9. Answering journal prompts (like these ones and these ones).
  10. Looking up at the sky, amazed by the vastness and beauty of it all.
  11. The brilliant website
  12. My own worries and concerns. So many of my articles for Psych Central are born out of my own worries and concerns. Getting out of your comfort zone. Dealing with rejection. Navigating stubborn self-doubt. Being kind to yourself. Not hating your body.
  13. Doodling, which helps to shake out my thoughts, and is just really enjoyable.
  14. Learning how others have learned from their mistakes.
  15. Learning how others have navigated tragedy and rewritten their stories.
  16. Following Nat Geo on Instagram.
  17. Following artists, photographers and writers on Instagram. I love seeing the creative process unfold.
  18. Sitting in our kitchen nook, looking out at the pool and patio.
  19. Quotes about creativity, like this one from singer, composer and writer Jenny Hval: “I’m interested in experiencing life differently from the everyday, and creativity is one way to do that. When you create something, you’re making something visceral: you’re actually building a new body for yourself.”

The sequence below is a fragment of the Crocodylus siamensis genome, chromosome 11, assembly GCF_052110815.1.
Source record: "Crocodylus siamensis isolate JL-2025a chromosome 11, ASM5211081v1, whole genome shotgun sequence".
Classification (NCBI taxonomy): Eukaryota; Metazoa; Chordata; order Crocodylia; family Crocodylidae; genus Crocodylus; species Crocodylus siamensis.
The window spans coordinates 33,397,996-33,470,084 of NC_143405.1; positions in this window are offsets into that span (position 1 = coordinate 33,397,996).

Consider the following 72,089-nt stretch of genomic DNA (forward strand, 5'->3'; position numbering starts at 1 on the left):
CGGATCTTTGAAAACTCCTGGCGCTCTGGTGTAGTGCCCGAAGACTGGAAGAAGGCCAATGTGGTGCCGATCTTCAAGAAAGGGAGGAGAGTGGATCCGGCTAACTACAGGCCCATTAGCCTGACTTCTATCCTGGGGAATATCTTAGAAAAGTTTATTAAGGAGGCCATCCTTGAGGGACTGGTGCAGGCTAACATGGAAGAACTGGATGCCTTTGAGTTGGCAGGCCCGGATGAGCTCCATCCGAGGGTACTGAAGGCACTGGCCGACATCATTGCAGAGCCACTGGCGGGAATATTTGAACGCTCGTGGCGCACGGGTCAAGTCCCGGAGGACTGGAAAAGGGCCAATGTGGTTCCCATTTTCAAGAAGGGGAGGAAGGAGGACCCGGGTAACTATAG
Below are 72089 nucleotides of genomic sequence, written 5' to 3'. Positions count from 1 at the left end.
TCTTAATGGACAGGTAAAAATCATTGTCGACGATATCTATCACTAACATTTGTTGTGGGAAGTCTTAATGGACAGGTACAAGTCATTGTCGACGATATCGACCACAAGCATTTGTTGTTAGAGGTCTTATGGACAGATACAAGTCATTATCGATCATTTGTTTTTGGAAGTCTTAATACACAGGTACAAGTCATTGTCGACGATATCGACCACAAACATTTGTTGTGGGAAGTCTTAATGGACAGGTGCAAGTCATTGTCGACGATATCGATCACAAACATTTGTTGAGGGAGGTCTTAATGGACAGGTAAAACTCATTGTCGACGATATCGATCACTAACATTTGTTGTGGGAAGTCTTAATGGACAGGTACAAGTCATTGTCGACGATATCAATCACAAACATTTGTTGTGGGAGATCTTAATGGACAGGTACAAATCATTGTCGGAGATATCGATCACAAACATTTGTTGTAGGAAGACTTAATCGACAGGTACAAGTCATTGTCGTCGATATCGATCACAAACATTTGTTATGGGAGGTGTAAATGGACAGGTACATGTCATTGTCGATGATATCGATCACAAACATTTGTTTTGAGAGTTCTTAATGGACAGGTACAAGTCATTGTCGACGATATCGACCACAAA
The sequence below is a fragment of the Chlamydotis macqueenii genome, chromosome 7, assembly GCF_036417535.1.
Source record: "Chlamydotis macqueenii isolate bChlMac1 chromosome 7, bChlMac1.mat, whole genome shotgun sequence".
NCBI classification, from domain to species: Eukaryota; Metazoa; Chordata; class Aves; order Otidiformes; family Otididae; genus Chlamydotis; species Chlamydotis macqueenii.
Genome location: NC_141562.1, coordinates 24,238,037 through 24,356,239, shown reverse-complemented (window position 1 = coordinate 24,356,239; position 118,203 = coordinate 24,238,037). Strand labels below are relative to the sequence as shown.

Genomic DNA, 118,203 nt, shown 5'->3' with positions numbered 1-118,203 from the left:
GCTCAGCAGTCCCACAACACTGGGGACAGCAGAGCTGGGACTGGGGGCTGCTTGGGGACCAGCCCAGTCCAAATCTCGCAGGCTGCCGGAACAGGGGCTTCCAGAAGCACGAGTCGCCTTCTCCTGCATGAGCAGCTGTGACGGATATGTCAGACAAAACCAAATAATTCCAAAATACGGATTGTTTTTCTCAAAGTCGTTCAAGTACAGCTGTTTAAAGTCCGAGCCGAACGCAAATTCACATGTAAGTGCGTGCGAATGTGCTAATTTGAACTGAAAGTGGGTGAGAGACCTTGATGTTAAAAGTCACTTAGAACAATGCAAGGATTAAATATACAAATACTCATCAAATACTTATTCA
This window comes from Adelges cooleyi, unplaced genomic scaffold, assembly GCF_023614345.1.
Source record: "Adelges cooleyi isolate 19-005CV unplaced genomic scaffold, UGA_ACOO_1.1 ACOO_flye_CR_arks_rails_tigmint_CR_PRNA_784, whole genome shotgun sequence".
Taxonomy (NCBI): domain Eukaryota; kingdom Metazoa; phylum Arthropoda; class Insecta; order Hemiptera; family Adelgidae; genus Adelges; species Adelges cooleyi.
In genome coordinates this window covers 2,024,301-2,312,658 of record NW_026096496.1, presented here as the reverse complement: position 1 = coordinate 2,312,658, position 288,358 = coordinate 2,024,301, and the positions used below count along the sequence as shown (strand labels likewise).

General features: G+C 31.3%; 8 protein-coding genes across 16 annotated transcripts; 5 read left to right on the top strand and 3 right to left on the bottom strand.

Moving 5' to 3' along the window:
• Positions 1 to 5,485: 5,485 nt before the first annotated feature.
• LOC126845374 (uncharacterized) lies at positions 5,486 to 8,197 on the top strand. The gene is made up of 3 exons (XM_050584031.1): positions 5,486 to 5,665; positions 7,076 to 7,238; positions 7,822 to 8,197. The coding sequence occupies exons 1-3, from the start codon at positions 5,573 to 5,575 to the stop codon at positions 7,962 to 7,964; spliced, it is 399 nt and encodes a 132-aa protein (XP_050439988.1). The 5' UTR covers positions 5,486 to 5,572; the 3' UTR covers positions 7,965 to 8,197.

20. Seeing a musical, ballet or any kind of dance performance, which reminds me of the beauty and power of the human body.
  21. Design and decor blogs (like this one and this one).
  22. Coloring books.
  23. Dani Shapiro’s blog on writing.
  24. Austin Kleon’s Tumblr.
  25. Interviewing others about their creative process, which I did in the series “How I Create.” (Which I’ll be bringing back here on Make a Mess.) For instance, I’ve interviewed Todd Henry, Barbara Abercrombie and Maya Stein.
  26. The 100 day project.
  27. TV. Which may be surprising, I know. I love watching everything from The History Channel to HGTV to shows like “Castle” and “Elementary.” I love watching cooking competitions — where people create the most amazing foods while dealing with difficult constraints or culinary curve balls (alliteration also inspires me).
  28. The colors in nature — of everything from peonies to peacocks.
  29. Other people creating what they love; what they must. Their enthusiasm is contagious.
  30. The miracle of our bodies and our senses.
  31. Etsy. I love browsing the site to see the incredible things people come up with.
  32. Maps.
  33. Decorating our home.
  34. Barbara Abercrombie’s book A Year of Writing Dangerously: 365 Days of Inspiration & Encouragement. This book was actually one of the inspirations for Make a Mess (my forthcoming book with Viva Editions). I loved the idea of turning to any page of a big book and getting a daily dose of inspiration, a gentle nudge to create.
  35. Being inside a museum. Any museum.
  36. Graphic and web design. I could look at logos and beautiful websites all day.